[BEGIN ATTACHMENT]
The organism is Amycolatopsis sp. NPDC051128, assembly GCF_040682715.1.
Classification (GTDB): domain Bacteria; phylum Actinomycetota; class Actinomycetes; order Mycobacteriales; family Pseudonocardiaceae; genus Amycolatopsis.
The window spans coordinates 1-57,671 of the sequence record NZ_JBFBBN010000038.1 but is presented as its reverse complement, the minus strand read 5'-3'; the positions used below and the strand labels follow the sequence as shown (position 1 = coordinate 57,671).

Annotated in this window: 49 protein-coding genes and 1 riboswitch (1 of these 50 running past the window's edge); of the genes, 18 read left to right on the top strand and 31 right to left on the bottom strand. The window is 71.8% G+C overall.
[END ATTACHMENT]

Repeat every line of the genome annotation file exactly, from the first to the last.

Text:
The organism is Amycolatopsis sp. NPDC051128, assembly GCF_040682715.1.
Classification (GTDB): domain Bacteria; phylum Actinomycetota; class Actinomycetes; order Mycobacteriales; family Pseudonocardiaceae; genus Amycolatopsis.
The window spans coordinates 1-57,671 of the sequence record NZ_JBFBBN010000038.1 but is presented as its reverse complement, the minus strand read 5'-3'; the positions used below and the strand labels follow the sequence as shown (position 1 = coordinate 57,671).

Annotated in this window: 49 protein-coding genes and 1 riboswitch (1 of these 50 running past the window's edge); of the genes, 18 read left to right on the top strand and 31 right to left on the bottom strand. The window is 71.8% G+C overall.